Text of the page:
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Mindset: The New Psychology of Success

May 23, 2009 | 4 Minute Read


A while back I wrote a post about rejection and how I dealt with it. I also mentioned a book that I had on hold at the library that seemed kinda related. I got the book and read about half of it. Then I got really busy and had to return the book. After putting it on hold again and getting it back I finished it. So here’s my thoughts (I’m totally a completist so I really have to read the ENTIRE book before I count it as finished).

Mindset: The New Psychology of Success, has a really simple message behind it. Depending on your perspective, or “mindset” on life, you can really affect your own learning and personal growth. Basically, people with a “fixed” mindset believe that a person’s qualities are predetermined and set in stone. So people who are good at math won’t fail and those who are bad at math will never be good at it. Conversely, people with a “growth” mindset will understand that with practice and reflection, people can improve in just about any measurable quality. They see failure as a challenge and thrive on improving themselves rather than proving their superiority. (quick anime example: Rock Lee is totally growth and Sasuke is totally fixed)

I suppose I’ve been trying hard to adapt to the growth mindset, even before reading this book (see this post for more on that). Previously I think I probably did have a sort of fixed mindset in that I felt I was pretty smart and got through all of high school fairly easily. In college I stumbled a little bit because Computer Science forced me to think in ways I wasn’t used to thinking. I came into an intro course that had hundreds of students of which, by the end, only a fraction remained. I made friends with a guy who had programmed all his life. Another one of my friends had never programmed before. The experienced guy did well on talent, my other friend dropped saying it was too hard and I had to work really hard to keep up. Though at the time I felt a bit inferior to everyone else because I actually had to study hard and struggle, looking back I’m really proud of what I accomplished. Computer Science courses basically taught me that with hard work, I could understand really complicated problems and work out solutions.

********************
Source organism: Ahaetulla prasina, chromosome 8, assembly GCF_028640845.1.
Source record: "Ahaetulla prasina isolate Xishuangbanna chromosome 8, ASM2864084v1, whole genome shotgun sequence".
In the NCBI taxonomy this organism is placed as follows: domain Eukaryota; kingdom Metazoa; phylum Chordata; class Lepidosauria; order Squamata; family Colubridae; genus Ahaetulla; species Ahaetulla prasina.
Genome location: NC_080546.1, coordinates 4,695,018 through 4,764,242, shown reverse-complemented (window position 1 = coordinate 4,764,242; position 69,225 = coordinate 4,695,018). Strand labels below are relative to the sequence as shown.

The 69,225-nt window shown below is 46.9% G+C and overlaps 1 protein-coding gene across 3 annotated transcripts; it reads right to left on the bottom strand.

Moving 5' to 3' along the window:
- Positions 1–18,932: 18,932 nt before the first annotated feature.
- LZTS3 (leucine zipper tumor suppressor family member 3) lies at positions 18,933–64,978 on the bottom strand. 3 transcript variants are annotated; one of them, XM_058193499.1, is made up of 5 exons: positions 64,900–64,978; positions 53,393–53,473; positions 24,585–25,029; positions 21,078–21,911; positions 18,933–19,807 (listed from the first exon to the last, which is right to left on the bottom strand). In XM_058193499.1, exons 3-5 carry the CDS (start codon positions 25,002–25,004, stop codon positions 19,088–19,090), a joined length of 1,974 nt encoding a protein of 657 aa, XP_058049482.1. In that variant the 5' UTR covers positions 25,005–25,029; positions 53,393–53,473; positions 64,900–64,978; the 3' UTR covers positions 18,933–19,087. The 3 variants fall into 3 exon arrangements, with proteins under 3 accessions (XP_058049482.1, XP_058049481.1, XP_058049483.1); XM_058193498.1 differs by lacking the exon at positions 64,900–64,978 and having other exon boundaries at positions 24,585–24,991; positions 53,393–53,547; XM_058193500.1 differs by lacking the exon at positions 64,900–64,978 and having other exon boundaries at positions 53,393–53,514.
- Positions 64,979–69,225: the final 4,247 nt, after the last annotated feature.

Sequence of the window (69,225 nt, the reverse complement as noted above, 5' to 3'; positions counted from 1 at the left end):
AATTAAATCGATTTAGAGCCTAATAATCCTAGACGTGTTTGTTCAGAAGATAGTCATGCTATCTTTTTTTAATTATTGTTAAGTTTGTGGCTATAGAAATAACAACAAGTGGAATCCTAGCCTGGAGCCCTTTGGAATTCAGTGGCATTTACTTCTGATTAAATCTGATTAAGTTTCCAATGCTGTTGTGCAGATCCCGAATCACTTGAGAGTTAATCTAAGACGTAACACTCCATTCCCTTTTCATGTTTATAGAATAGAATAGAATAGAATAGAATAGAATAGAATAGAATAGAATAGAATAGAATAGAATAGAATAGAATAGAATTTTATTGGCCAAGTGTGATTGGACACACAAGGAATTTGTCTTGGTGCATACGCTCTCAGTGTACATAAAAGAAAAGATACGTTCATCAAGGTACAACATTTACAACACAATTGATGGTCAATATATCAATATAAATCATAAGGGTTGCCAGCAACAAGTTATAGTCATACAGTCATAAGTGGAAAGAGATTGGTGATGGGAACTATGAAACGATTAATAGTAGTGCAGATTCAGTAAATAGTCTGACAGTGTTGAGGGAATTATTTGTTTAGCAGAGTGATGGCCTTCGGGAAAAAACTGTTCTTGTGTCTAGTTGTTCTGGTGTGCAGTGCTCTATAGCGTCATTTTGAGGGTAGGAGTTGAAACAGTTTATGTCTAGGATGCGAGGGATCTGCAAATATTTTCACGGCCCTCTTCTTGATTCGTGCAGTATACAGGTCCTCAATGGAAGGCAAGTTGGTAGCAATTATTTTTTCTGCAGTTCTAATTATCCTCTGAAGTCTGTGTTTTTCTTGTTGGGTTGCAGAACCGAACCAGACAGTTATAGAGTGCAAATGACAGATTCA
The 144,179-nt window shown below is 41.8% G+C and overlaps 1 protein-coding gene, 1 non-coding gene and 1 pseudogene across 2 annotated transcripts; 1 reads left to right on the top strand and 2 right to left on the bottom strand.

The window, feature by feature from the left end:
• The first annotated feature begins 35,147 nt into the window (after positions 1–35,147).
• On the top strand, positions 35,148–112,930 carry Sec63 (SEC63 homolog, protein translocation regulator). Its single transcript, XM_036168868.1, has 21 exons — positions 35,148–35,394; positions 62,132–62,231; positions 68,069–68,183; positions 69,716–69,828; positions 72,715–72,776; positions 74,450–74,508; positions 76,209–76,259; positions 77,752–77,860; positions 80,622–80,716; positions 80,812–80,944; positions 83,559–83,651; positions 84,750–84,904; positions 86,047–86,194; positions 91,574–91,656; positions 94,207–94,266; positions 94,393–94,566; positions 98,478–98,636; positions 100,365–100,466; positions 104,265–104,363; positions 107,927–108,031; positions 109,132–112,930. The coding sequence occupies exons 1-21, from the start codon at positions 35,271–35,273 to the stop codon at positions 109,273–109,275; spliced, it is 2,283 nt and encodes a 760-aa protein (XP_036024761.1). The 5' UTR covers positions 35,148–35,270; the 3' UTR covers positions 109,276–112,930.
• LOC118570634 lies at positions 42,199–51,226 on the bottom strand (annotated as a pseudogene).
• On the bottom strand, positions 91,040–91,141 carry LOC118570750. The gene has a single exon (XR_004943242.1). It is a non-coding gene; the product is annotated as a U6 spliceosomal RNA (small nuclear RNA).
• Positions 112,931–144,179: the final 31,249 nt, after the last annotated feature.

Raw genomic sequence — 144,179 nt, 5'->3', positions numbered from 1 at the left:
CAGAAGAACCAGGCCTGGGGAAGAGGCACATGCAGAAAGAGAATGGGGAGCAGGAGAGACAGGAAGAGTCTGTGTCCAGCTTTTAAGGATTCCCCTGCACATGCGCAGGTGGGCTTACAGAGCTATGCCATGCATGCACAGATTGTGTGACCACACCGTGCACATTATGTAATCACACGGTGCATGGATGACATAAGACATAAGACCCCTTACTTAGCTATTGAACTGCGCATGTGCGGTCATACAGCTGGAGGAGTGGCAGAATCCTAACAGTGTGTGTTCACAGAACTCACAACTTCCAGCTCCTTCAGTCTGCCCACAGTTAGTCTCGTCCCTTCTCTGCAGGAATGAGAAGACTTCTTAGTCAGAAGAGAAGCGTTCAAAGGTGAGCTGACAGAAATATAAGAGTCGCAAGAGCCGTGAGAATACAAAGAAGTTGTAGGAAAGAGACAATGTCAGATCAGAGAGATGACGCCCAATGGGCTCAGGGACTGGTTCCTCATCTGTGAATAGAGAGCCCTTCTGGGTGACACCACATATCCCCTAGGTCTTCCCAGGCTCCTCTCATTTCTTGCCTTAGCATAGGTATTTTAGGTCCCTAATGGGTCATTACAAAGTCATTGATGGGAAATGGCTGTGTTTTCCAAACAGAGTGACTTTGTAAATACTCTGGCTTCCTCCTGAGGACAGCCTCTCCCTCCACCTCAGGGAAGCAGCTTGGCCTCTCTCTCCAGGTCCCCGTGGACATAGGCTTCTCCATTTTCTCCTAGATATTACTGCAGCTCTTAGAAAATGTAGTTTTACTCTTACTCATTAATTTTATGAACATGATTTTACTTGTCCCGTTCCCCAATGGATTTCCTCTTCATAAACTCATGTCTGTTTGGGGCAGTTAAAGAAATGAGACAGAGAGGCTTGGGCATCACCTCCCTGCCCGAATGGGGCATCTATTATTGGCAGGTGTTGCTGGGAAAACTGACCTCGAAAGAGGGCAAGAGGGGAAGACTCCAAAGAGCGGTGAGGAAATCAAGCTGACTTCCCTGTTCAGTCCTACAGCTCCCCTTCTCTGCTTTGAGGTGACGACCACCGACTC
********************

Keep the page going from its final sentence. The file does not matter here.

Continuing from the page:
As for the book itself, It’s very easy to read. In fact, I think it might be a little too easy to read. I think I spent too much time in the past two years reading nothing but academic papers. While I appreciate the colloquial language of the book, it feels sometimes like I’m being written down to. Also, some of the examples and suggestions seem really cheesy, for lack of a better word. Example: If your child displays a fixed mindset, turn dinner into a conversation on how each family member learned something. Soon the kid will be policing you and making sure you show a growth mindset! Sounds like a scene from Family Circus (not the Nietzsche version).

I’d also have to say that the first few chapters really contain the meat of the book. They explain the two mindsets, give examples of each in action and spell out how each one affects a person’s outlook on learning and growth. After the third chapter or so, the book just goes into examples of the mindsets in different contexts: sports, business, relationships, parenting. A good deal of these chapters feels really redundant and a little boring, honestly. I guess they’re useful in reinforcing the ideas, but not completely necessary if you actually read the first three chapters. The last chapter is a workshop of sorts for changing your own mindset. I’d say it’s worth a read as well.

Overall, I think the book is an interesting read and the concepts it introduces have a lot of potential. I wouldn’t label the book as self-help; it’s more of a psychology book that you can actually apply in your own life (sort of like Stumbling on Happiness). At the very least, it’s made me more perceptive of how I react to situations as well as how others around me react.